Parents of freed Nigeria schoolgirls still wait to see them

The Chibok schoolgirls freed from the clutches of Boko Haram will return to school in September, Nigeria's minister of women affairs has said.

The release was made possible after "lengthy negotiations" which saw the Nigerian government agree to an exchange of some Boko Haram prisoners for the schoolgirls.

Senator Ndume and representative of Asabe, Vilita Bashir, both representing local government areas that include Chibok, addressed the girls separately, thanking God for their return and calling on them to pray for the return of others still in captivity.

"She said the strong prayers of the nation had kept them going and believed that the remaining girls still in captivity would soon be released".

Some of the girls who escaped shortly after the mass kidnapping said some classmates had died from illness, and others were radicalized and didn't want to come home.

Genuine relationships will emerge, as not all fighters behave brutally to the women in the camps, particularly if children are involved, she added.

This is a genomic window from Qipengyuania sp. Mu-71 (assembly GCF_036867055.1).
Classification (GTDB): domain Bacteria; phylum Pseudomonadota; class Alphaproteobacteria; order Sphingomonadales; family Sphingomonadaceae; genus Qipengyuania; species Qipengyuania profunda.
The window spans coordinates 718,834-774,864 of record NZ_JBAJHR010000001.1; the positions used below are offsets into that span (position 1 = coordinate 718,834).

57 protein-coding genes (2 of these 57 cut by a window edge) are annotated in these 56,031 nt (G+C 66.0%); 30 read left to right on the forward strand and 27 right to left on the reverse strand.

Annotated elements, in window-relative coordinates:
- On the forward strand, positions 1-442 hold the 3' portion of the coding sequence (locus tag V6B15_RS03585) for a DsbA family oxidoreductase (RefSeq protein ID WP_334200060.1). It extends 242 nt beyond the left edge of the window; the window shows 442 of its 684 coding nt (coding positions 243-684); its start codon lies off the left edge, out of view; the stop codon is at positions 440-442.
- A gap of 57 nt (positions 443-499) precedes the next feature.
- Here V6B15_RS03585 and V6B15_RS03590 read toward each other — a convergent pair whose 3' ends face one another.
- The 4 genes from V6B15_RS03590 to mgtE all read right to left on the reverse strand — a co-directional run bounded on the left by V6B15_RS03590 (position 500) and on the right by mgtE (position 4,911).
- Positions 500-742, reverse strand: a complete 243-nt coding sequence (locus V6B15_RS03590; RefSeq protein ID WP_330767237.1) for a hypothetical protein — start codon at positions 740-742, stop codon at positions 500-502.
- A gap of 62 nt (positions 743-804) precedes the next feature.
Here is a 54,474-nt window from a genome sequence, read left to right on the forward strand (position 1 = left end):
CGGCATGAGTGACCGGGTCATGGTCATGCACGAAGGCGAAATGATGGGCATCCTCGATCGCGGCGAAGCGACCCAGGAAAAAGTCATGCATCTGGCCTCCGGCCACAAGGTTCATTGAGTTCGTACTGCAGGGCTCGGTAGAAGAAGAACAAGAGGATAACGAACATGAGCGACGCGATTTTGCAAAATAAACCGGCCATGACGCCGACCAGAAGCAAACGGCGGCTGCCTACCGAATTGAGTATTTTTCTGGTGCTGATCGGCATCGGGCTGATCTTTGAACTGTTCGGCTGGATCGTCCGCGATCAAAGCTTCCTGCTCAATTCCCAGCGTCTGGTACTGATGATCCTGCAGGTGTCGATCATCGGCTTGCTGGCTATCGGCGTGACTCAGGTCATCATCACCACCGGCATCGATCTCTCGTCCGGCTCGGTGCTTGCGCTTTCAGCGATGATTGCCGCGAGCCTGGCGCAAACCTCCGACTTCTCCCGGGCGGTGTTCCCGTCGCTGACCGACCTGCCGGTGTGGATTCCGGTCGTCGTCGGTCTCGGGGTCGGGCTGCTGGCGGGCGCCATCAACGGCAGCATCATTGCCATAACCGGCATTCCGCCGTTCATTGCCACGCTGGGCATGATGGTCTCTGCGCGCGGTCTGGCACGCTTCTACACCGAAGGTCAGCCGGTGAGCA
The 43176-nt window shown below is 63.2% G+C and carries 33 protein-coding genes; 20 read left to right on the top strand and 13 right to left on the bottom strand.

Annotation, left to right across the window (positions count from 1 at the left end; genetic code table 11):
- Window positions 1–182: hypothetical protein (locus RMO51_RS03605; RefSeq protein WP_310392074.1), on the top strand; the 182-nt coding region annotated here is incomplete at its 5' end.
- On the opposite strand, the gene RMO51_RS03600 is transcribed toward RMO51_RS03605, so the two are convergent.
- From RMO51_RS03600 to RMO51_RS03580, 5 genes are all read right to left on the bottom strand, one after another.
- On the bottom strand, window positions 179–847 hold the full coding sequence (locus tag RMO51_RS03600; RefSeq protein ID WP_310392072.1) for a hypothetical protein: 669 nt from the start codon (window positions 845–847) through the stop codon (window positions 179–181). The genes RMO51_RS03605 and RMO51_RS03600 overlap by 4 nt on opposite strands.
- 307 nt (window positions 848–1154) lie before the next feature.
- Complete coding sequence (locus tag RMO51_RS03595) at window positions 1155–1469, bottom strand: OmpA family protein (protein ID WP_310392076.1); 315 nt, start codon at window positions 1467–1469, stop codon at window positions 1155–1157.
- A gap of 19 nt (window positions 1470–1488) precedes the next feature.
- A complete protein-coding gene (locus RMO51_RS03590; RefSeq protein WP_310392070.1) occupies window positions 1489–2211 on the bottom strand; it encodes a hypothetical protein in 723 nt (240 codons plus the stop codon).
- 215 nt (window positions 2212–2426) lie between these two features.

"Any parents that identified their children will be brought next week to see them", she told AFP at the staff quarters of the Department of State Services.

Boko Haram militants are thought to be still holding more than 100 of the 276 taken from Chibok three years ago. The newly released girls will join the program.

"At the end of the day, we want to have world leaders out of every one of them so that they can be what the terrorists did not want them to be", Yesufu said.

"We're very careful who we grant access to #Chibokgirls. We will never prevent them from seeing their daughters", a government tweet quoted Alhassan as saying.

Rebecca Yaga and her husband Samuel, are still optimistic that even if their daughter is not part of the 82 girls who were recently released, she will certainly be released.

Tsambido lamented that Parents were denied access to the girls.

"The parents of the #Chibokgirls are free to visit them at any time".

The government has published a list of the girls' names, and parents in Chibok, some 900 kilometers northeast of the capital, are slowly learning if their daughters were among those freed. "She indicated that she wanted to go home", said Alhassan.

She said all the girls would resume the new academic session in September, including the recently released 82 Chibok girls, adding that they will undergo skill acquisition.

"(Given) our long historical independent neutral stance, it's common for us to be the middle man in hostage releases", said Jason Straziuso, spokesman for ICRC for East Africa.

  • Rogelio Becker